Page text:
“This book provides an inside peek into a hidden world: four young women navigate the narrow straits between love, desire and Islamic tradition. Every week after Friday prayers, an email circulates among a group of subscribers to a vast online network. Over the course of a year, the realities of four university students from Riyadh’s elite classes, Gamrah, Michelle, Sadeem and Lamees, are revealed. Living in a society with strict cultural traditions while Sex and the City, dating and sneaking around behind their parents backs consume their lives, these four young girls face numerous social, romantic, professional and sexual tribulations. Never-ending cultural conflicts underscore the difficulties of being an educated modern female growing up in the 21st century in a culture firmly rooted to an ancient way of life.”Girls of Riyadh” presents a rare and unforgettable insight into the complicated lives of these young Saudi women, whose amazing stories are unfolding in a culture so very different from our own.”
I read a magazine article about this book and I was intrigued. A few days later a lovely copy appeared in a charity shop, and home it came.
The Haunt by A L Barker
“A bewitching tale of the loves that comfort and the longings that haunt us. With sly humor, exquisite dialogue, smooth narrative, and a cast of wholly original characters, this new book by the widely acclaimed novelist and Booker-Prize nominee A. L. Barker explores the legendary Cornish forest and examines the human heart. At the Belle Chasse, a dilapidated seaside hotel on the tip of magical Cornwall, chaos slinks behind the limited amenities, as its weekend guests soon discover – among them, a second-rate artist who’s driven a malfunctioning car across England to present his ex-wife with a nude he painted of her years before; a lonely child in need of a friend; and a couple in their sixties, Elissa and Owen Grierson, long-married and now plagued by the painful longings of a no longer magical relationship. If these travelers have come to a world haunted by ancient myths of heroic quests and holy grails, they themselves pursue more ordinary dreams as they stumble over their own enigmas and eccentricities.”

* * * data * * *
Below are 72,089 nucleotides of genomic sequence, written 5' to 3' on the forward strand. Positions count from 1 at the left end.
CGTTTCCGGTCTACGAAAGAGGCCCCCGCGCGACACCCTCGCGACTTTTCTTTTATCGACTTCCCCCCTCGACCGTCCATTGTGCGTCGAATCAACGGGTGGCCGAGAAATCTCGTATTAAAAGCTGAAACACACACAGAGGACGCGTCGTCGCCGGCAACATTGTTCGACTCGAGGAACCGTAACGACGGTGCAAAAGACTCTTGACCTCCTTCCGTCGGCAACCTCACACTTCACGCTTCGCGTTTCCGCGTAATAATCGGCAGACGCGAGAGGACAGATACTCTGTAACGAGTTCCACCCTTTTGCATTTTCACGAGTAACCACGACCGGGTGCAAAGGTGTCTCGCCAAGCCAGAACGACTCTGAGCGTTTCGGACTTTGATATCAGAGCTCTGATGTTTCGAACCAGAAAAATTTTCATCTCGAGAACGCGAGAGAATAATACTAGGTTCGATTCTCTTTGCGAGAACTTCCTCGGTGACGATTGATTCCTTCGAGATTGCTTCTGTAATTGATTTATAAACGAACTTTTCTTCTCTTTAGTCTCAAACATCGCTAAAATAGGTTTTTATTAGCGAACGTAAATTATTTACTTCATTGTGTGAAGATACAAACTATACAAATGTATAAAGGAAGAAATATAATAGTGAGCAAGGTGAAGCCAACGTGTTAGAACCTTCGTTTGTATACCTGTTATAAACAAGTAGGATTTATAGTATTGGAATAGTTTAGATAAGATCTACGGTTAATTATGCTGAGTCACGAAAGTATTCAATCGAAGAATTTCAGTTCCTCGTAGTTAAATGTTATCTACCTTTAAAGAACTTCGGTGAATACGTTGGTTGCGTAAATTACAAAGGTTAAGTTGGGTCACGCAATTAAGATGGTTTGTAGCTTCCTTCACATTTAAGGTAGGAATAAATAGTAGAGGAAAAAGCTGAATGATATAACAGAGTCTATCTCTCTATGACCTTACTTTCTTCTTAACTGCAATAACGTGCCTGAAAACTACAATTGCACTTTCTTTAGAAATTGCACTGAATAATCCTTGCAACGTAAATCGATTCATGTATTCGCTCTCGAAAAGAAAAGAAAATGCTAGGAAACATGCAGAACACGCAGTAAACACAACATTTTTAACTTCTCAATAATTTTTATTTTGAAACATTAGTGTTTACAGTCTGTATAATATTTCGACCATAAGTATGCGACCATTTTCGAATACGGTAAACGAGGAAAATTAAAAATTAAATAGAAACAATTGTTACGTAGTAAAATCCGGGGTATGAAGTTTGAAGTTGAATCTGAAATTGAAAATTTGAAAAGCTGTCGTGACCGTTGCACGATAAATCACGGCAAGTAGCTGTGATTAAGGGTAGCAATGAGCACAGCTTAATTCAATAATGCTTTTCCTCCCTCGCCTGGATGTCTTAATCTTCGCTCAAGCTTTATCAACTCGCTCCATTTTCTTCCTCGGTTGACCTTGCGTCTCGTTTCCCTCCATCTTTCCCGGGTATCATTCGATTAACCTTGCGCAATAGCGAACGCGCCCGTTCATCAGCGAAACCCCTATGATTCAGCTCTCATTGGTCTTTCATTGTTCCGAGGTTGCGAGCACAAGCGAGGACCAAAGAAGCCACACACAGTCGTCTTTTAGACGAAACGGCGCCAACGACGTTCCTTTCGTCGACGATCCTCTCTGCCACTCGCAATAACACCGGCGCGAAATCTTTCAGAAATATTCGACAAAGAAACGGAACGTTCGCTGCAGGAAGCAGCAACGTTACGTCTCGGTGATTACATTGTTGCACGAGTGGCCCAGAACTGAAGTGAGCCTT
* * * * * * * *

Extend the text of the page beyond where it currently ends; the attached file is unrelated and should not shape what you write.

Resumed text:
A book by a Virago author set in Cornwall, so it had to come home. But mow I look at it I’m not sure its going to be my kind of book, so I think that, once I’ve read it, it can go.
Living With Saints by Mary O’Connell
“Mary O’Connell’s literary territory owes as much to the pop icon Madonna as it does to the Virgin Mary. Adventurous in subject and spirit, and alternately playful and intense, each story in Living with Saints features a female saint whose life story is thematically woven into deeply resonant contemporary settings. O’Connell’s tone is sassy and often profane, and in exploring the elements and effects of Catholicism in women’s lives, she demonstrates an insider’s nuanced understanding of its rich traditions even as she questions their limitations.”